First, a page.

As I’ve mentioned before, I’m not a big fan of something that nearly everyone in Colorado vehemently defends – green chile.
The main reason is because I don’t really like pork, which is the main ingredient of green chile. But since it’s an integral part of Mexican dishes here, I’ve tolerated it as part of the meals I have. And while you can enjoy it as a stew, it’s often used as a sauce that often covers enchiladas, rellenos and burritos.
The interstate green chile controversy
With Colorado being next door to New Mexico, where green chile originated, locals here have a great passion for it, and have more or less made it their own. Each state has engaged in heated debates and arguments over which restaurants make the best, and even more at-home cooks who claim their recipes are even better.
(Just to clarify, New Mexico has Hatch chile peppers, whereas Colorado lays claim to Pueblo chile pepper. Both of these and other green chiles are part of green chile sauce or stew)
Whether you make Colorado or New Mexico style, it’s a fairly simple concoction – pork shoulder, onions, garlic, tomatillos, stock, any combination of spices and naturally, chiles.
Being an indifferent observer, I know that if I really like green chile from a certain place, it has to be worth mentioning on this blog.
Continuing with my “5 best of Denver” series, I’m now bringing you the green chile version.
Brewery Bar II
What’s in a name? In this case, you might think there’s a Brewery Bar I, but it actually doesn’t exist (there is a Brewery Bar III south of the city). This location is on a busy Denver street in the building that could only be described as a decades-old dive. Brewery Bar’s green chile is characteristically spicy and stew-like, with chunks of tomatoes and slow-cooked tenderloin. This might be the best one to sample as a sauce, because you might just chronically burn your mouth if you took it straight.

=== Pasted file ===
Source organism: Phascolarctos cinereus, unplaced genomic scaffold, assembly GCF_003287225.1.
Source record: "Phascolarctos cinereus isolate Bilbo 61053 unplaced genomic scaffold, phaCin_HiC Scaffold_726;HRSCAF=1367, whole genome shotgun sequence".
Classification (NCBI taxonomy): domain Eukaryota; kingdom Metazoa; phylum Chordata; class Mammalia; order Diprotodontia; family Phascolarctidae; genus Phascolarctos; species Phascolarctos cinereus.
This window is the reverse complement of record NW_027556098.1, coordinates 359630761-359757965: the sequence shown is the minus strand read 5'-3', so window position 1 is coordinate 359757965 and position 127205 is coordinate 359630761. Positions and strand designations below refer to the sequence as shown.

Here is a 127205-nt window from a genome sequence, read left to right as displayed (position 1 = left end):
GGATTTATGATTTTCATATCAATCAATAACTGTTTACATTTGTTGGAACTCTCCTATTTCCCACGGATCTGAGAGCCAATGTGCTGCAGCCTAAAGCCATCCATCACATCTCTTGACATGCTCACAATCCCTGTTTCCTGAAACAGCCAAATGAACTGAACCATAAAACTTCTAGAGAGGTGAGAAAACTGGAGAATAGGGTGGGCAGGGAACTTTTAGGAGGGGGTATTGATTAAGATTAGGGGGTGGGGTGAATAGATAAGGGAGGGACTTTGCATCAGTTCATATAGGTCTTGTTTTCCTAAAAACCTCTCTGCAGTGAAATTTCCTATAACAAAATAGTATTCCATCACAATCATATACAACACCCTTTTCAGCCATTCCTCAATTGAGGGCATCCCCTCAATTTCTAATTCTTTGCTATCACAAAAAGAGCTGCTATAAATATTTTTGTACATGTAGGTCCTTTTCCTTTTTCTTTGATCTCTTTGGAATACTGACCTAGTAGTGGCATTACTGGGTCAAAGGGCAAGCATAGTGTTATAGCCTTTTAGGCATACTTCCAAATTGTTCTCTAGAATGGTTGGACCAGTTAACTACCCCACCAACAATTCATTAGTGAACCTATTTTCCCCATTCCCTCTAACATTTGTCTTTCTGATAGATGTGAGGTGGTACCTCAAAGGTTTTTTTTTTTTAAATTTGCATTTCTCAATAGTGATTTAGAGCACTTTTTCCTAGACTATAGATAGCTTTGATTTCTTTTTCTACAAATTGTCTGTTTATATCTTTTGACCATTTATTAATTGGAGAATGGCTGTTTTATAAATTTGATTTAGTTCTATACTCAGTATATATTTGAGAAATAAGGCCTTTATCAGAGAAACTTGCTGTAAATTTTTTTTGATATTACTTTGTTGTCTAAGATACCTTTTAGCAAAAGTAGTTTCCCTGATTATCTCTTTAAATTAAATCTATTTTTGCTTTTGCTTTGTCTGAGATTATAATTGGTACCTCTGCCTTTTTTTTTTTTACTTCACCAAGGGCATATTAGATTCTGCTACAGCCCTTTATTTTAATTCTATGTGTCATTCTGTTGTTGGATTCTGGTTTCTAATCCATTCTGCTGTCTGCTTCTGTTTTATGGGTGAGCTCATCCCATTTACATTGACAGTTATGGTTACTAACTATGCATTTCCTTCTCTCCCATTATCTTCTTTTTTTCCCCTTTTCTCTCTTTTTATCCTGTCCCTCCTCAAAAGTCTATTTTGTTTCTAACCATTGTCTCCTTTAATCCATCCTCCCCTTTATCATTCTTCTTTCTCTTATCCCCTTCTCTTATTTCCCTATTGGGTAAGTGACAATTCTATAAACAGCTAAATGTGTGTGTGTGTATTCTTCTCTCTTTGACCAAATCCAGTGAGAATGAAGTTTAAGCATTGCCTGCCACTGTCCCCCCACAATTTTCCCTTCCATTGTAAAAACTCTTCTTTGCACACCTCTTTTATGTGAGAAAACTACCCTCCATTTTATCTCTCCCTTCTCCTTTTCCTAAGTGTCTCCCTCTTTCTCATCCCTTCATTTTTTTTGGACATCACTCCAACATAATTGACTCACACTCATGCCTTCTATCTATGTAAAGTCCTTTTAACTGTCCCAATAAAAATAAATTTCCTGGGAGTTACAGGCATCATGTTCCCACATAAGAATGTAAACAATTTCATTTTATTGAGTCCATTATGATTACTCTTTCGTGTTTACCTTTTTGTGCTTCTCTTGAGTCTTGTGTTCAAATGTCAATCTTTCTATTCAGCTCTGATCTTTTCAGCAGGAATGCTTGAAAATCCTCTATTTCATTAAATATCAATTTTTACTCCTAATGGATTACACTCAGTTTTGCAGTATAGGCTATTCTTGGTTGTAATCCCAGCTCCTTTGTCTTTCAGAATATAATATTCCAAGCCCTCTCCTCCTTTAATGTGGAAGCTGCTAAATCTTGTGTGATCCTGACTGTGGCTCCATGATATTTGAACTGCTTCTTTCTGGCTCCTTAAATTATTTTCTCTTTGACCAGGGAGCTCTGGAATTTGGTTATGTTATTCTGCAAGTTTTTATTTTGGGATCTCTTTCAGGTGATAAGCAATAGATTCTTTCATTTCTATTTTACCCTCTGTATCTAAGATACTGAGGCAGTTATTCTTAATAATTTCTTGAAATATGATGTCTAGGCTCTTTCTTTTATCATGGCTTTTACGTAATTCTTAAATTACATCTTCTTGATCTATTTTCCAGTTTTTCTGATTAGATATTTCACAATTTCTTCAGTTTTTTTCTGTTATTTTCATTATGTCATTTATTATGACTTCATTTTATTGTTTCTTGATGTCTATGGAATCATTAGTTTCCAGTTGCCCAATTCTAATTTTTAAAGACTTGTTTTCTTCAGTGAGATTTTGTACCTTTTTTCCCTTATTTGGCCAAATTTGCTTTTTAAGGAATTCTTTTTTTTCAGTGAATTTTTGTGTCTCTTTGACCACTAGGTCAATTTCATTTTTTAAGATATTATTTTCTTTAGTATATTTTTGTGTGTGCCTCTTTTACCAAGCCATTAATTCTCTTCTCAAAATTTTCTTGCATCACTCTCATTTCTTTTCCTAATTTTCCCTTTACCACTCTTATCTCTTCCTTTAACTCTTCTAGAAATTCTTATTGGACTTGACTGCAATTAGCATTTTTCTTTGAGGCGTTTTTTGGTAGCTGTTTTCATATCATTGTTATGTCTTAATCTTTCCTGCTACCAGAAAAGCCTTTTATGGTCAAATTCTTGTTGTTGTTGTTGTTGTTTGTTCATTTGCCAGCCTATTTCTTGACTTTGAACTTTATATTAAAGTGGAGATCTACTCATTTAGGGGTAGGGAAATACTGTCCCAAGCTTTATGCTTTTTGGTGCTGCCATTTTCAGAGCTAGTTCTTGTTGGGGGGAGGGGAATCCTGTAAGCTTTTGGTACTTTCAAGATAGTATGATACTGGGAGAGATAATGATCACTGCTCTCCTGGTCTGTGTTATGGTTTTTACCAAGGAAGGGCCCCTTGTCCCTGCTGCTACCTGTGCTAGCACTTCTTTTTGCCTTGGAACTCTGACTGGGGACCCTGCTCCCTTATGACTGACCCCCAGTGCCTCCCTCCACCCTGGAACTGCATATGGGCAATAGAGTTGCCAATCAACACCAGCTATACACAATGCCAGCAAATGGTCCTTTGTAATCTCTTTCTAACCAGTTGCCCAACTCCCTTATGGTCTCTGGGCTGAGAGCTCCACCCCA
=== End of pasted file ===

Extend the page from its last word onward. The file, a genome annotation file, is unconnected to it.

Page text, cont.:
Usually, green chile sauce covers a burrito or enchilada. If you’re in a New Mexican restaurant, you can get “Christmas” – a combination of red and green sauce (get it?). But at Santiago’s, which has 27 locations in the metro area, I like to have the sauce inside, especially in their ever-popular breakfast burritos. It just the right amount of heat and flavor. Santiago’s only uses those New Mexican Hatch chiles, so don’t rub that in with the locals.
El Taco de Mexico
Along with Brewery Bar II and Santiago's, this is as no-frills Mexican as you can get (and it's interesting that these three restaurants are all within a half mile of each other). It’s also got the seal of approval from many of the most lauded chefs around town. While its thin consistency may be unlike most of the others on this list, you can appreciate its deceptively sophisticated layers of spice, chile, stock and of course pork. Another huge honor: the green chile was honored with the lofty James Beard American Classics culinary award.
Sam’s No. 3
Just like Brewery Bar II, there isn’t a Sam’s No. 1 or 2. There are three locations, but they’re all named the same. They’ve been around for over 90 years and cranking out literally gallons of green chile every day, and the recipe has appeared in Food Network magazine, and probably have the fiercest following among Denver restaurants. You can either enjoy it for breakfast on omelets or the more popular way on a burrito or burger, as I did with the cheesy breakfast burrito above.
Los Dos Portillos
Alright – well, even though I’ve written about this small local chain under my top five Mexican restaurants before, I really do love their green chile. And remember, I’m meh about it in general. What’s different about theirs is a slight reddish color, which is probably from a dried guajillo or something similar. That’s probably why I like Los Dos Portillos’ version – it distinguishes itself from all the others.
Maybe these places will someday convince me that I can be a true Coloradan and love green Chile. Or not.